Here are two key quotes:
Those are fighting words, and they’re symbolic of the war that’s taking place between Apple and Google for mobile dominance.
It may remind radio vets of the famous battles for dominance that took place back in the ‘70s and ‘80s.
Like the Power Pig taking down legendary icon, WRBQ in Tampa.
People take sides in battles they care about. And back in the day, choosing a radio station was very much a personal choice.
Today, it’s computers and smartphones. That back-lit Apple logo on your laptop or Android dude on your smartphone says a lot about the type of person you are – or aspire to be.
You probably have seen this cartoon graphic, which speaks volumes about branding, imaging, and the competitive spirit:
While each of these brands may not enjoy all of the different ways they are depicted, the tech wars scream about the value of brand definition and the ways in which consumers value them.
In research studies, radio still asks a lot of image questions that try to get at some of these same brand qualities – especially as it pertains to the wars between stations. But the days when people defined themselves by the rock station they listened to are rapidly becoming a thing of the past.
It doesn’t have to be that way. Radio may have lost its fastball in the last decade or so, but the medium continues to be viable for local information, new music discovery, big personalities, and capturing the moment. The medium has valuable weapons in its arsenal and there are still many stations that make strong brand statements every day that keep consumers coming back for more.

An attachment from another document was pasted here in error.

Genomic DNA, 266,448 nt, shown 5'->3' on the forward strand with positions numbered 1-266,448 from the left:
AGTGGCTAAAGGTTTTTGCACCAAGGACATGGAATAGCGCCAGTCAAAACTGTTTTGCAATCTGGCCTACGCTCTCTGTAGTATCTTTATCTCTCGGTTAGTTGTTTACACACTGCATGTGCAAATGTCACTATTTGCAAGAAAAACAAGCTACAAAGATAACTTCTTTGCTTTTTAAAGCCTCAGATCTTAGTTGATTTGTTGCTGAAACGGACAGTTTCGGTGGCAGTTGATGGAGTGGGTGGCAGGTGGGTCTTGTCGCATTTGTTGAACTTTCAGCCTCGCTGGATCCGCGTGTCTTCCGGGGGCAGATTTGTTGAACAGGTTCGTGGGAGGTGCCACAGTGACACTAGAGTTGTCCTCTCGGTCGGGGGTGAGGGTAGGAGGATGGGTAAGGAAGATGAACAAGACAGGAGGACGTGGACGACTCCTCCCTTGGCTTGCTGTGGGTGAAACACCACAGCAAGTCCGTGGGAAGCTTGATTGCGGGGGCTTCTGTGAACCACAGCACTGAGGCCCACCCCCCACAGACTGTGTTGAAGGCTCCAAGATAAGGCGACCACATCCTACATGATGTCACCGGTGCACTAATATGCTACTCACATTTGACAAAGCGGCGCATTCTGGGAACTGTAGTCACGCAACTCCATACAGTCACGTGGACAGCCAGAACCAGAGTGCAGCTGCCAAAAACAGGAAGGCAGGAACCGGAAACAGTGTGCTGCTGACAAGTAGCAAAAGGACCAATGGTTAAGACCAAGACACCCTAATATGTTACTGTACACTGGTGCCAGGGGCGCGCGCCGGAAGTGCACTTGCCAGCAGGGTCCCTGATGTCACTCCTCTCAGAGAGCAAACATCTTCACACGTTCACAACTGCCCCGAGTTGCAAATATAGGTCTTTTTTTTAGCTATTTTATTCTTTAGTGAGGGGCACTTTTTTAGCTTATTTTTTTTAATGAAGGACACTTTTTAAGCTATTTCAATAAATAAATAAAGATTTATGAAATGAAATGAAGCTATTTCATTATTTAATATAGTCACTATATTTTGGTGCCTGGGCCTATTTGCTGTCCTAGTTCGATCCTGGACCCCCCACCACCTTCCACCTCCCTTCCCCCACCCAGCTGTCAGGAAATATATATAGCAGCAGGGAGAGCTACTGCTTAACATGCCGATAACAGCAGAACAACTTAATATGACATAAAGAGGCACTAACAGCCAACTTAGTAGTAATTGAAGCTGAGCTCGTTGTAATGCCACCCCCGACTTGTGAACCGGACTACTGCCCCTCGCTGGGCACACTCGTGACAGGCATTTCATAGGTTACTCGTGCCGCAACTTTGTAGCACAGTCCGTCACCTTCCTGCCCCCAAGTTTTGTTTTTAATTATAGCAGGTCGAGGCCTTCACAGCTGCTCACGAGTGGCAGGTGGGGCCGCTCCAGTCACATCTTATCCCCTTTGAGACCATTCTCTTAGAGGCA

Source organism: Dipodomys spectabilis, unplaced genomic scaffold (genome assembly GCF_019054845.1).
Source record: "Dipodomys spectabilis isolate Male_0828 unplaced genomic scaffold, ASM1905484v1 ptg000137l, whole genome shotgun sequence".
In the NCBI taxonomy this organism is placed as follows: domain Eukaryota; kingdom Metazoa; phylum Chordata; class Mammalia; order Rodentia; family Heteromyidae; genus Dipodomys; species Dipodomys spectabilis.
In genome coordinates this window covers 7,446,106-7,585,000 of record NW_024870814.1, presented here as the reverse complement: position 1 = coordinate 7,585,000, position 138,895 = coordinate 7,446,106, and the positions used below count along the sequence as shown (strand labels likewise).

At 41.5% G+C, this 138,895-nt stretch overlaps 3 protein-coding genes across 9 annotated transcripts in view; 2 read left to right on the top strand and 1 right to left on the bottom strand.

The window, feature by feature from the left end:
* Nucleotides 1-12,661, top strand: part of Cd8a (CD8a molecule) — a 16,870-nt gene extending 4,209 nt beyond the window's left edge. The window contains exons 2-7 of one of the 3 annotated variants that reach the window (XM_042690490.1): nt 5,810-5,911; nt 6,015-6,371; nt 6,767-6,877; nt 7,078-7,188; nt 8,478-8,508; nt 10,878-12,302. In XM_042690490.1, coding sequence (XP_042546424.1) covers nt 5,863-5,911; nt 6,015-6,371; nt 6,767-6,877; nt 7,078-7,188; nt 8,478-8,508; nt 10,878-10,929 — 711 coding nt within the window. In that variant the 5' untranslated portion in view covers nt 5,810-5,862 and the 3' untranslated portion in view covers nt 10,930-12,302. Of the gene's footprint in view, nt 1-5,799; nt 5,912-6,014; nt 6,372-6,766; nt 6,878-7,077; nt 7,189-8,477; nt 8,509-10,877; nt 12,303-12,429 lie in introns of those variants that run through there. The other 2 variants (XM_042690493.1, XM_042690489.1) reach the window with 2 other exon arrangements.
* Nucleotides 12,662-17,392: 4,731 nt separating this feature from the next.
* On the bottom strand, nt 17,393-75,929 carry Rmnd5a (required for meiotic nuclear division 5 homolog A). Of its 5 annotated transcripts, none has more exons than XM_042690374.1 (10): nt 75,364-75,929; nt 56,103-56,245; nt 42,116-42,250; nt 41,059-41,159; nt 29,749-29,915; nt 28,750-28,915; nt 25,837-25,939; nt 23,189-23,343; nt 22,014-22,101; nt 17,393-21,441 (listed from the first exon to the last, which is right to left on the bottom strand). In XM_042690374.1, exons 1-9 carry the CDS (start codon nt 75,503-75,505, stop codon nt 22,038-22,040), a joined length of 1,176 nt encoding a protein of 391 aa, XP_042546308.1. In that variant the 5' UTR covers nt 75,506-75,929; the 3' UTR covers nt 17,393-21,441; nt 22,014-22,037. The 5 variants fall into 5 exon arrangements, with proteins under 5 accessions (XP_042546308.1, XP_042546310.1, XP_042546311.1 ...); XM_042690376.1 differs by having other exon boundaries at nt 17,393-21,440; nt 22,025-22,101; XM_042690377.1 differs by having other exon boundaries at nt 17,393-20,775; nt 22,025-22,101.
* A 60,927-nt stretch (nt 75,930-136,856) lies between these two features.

As an industry, radio would do well to celebrate its biggest and best personalities and stations. While the trades typically do this well, radio’s conventions are more often a collection of executives, consultants, and researchers, often missing the personality, the programmers, and the folks who are still making great radio.
At Apple, Google, and other tech companies, they celebrate their developers – content creators who contribute to energizing and growing the mobile space.
The good news here is that a high-pitched battle tends to be good for the overall space. As WLS’s legendary programmer, John Gehron, once told me when his arch rival, WCFL, changed formats back in the day, the loss of a key competitor is often bad for the survivor. When there's no competition, bravado, and swagger, interest can wane. Everyone likes a good fight, enjoys taking sides, and defending their choice – whether it’s laptops, sports cars, and yes, even radio.
Of course, it’s hard to imagine that the street team at Google is going through the trash bins in Cupertino. Isn’t it?